A 64-year-old woman with cataracts wished to have a trifocal IOL implant to correct her presbyopia at the time of cataract surgery. A friend of the patient recently had this type of lens implanted and was very happy with the results.
It is very important to exclude a number of conditions before offering any patient a premium IOL, such as a trifocal lens. Patients need to have a healthy ocular surface and cornea, which enables this technology to effectively deliver the three focal points in the eye. It is also important to rule out any serious retinal pathology and glaucoma.
Patients who enjoy reading are often the best candidates for trifocal lens technology. Other suitable candidates are people who lose/forget their glasses on a regular basis and those who wish to be spectacle-free for most of their daily tasks. In the last few years, there has also been an increase in the use of mobile devices such as large screen phones and tablets. Trifocal IOLs can deliver good-quality vision to satisfy such needs.
This technology delivers great results in most cases. However, it is important to discuss the process of neuro-adaptation to the new lens, which may take several weeks in a very small subset of patients. In particular, patients must be made aware of transient halos and glare to manage their expectations. These symptoms usually manifest at night and around very bright lights, such as car headlights and street lamps.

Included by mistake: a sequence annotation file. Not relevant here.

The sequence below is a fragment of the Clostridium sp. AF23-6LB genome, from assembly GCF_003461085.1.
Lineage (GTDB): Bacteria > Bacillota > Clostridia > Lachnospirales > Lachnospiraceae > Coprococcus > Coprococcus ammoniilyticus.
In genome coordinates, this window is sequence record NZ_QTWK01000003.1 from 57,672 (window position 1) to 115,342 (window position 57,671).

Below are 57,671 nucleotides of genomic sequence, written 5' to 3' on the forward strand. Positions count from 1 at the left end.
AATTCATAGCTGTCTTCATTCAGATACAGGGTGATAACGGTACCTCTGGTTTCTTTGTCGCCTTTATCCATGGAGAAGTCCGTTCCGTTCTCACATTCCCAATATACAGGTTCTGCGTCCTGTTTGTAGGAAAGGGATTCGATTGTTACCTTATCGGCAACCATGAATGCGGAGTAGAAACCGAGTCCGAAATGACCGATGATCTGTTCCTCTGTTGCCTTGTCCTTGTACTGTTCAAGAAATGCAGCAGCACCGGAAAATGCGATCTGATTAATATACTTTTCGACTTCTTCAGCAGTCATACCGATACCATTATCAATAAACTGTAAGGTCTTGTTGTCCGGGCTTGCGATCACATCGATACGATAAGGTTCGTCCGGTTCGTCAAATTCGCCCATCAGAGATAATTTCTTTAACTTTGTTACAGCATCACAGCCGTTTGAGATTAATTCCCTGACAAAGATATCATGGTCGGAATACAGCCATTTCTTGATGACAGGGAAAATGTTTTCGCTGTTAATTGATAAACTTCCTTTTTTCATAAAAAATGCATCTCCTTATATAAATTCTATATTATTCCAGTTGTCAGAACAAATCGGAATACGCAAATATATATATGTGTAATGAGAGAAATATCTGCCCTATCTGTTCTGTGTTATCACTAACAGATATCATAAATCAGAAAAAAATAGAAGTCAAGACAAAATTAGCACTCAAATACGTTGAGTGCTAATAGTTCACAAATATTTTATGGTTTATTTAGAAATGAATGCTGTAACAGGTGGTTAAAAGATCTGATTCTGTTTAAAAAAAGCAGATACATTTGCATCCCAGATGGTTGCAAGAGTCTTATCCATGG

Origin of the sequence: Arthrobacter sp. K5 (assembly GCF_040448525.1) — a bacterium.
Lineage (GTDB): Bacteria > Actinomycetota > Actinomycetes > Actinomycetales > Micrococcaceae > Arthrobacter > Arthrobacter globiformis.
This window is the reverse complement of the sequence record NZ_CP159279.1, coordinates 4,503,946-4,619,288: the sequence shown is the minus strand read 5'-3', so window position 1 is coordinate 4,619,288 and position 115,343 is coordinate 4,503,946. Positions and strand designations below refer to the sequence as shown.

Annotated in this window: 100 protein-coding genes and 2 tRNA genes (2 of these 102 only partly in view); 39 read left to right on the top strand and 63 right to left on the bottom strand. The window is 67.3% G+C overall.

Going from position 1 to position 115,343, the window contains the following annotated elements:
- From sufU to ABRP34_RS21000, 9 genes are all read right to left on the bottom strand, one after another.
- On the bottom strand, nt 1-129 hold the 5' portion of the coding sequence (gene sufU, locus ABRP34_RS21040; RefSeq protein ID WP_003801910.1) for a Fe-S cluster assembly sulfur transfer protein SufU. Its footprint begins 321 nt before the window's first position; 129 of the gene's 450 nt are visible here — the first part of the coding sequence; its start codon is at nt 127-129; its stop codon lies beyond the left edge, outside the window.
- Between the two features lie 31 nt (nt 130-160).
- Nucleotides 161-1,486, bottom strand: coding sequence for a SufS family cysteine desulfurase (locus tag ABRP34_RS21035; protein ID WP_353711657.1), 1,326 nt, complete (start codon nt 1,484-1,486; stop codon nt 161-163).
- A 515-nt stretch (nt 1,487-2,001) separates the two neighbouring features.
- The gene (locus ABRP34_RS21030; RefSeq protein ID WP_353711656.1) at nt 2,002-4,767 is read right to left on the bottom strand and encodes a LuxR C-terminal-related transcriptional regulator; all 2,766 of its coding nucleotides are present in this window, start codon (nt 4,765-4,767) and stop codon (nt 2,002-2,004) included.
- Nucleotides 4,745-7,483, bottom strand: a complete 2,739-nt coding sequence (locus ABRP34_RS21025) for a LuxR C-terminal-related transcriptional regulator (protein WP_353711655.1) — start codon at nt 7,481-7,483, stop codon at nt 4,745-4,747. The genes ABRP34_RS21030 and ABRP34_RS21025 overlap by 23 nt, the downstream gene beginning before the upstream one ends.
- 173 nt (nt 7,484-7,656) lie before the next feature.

Astigmatism can be corrected with trifocal lenses, as they are now manufactured with inbuilt toric technology. It is generally possible to reduce most, if not all, of the corneal astigmatism to improve visual outcomes for the patient.
Implant centration is paramount with these lenses, so I usually combine this technology with femtosecond laser-assisted cataract surgery (FLACS). This ensures that the lens remains well centred within the capsular bag.
Following a comprehensive examination and discussion, the patient chose to proceed with trifocal IOL placement at the time of cataract surgery. One-week and one-month post-op reviews confirmed that spectacle independence had been achieved for both near and distance vision. Consequently, the patient is delighted with the outcome.
Ultimately, my decision on whether to offer a trifocal IOL is dictated by the pre-existing ocular health of the patient, in conjunction with his/her visual needs and expectations. It is important to have a detailed discussion with the patient to help determine the most appropriate lens solution for their situation and to manage their expectations. Patients who are not suitable candidates for a trifocal IOL can still benefit from cataract surgery, and other alternatives are available to optimise visual outcomes.
Pre-operative counselling is non-negotiable when considering a trifocal IOL.
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